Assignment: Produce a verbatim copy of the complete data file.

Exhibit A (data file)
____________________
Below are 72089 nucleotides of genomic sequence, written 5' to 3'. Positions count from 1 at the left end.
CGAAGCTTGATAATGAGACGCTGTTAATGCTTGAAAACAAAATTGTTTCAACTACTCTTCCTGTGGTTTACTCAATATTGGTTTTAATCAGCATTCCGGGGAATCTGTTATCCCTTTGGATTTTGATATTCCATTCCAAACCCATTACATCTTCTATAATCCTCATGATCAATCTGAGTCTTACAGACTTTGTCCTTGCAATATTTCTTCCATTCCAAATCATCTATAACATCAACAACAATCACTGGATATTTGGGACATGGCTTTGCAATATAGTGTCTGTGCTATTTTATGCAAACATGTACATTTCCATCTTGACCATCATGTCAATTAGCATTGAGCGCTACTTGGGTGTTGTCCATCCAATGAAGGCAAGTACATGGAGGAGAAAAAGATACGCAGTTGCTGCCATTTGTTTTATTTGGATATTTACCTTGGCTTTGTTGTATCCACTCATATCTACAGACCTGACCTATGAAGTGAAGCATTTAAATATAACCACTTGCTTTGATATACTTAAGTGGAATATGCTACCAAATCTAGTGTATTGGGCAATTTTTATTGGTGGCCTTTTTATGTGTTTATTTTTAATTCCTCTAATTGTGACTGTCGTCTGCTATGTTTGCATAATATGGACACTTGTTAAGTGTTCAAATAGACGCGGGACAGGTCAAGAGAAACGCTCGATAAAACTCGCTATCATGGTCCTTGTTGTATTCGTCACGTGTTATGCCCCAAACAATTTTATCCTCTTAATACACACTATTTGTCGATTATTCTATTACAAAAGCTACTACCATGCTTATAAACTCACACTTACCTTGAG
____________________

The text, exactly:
Below are 72089 nucleotides of genomic sequence, written 5' to 3'. Positions count from 1 at the left end.
CGAAGCTTGATAATGAGACGCTGTTAATGCTTGAAAACAAAATTGTTTCAACTACTCTTCCTGTGGTTTACTCAATATTGGTTTTAATCAGCATTCCGGGGAATCTGTTATCCCTTTGGATTTTGATATTCCATTCCAAACCCATTACATCTTCTATAATCCTCATGATCAATCTGAGTCTTACAGACTTTGTCCTTGCAATATTTCTTCCATTCCAAATCATCTATAACATCAACAACAATCACTGGATATTTGGGACATGGCTTTGCAATATAGTGTCTGTGCTATTTTATGCAAACATGTACATTTCCATCTTGACCATCATGTCAATTAGCATTGAGCGCTACTTGGGTGTTGTCCATCCAATGAAGGCAAGTACATGGAGGAGAAAAAGATACGCAGTTGCTGCCATTTGTTTTATTTGGATATTTACCTTGGCTTTGTTGTATCCACTCATATCTACAGACCTGACCTATGAAGTGAAGCATTTAAATATAACCACTTGCTTTGATATACTTAAGTGGAATATGCTACCAAATCTAGTGTATTGGGCAATTTTTATTGGTGGCCTTTTTATGTGTTTATTTTTAATTCCTCTAATTGTGACTGTCGTCTGCTATGTTTGCATAATATGGACACTTGTTAAGTGTTCAAATAGACGCGGGACAGGTCAAGAGAAACGCTCGATAAAACTCGCTATCATGGTCCTTGTTGTATTCGTCACGTGTTATGCCCCAAACAATTTTATCCTCTTAATACACACTATTTGTCGATTATTCTATTACAAAAGCTACTACCATGCTTATAAACTCACACTTACCTTGAG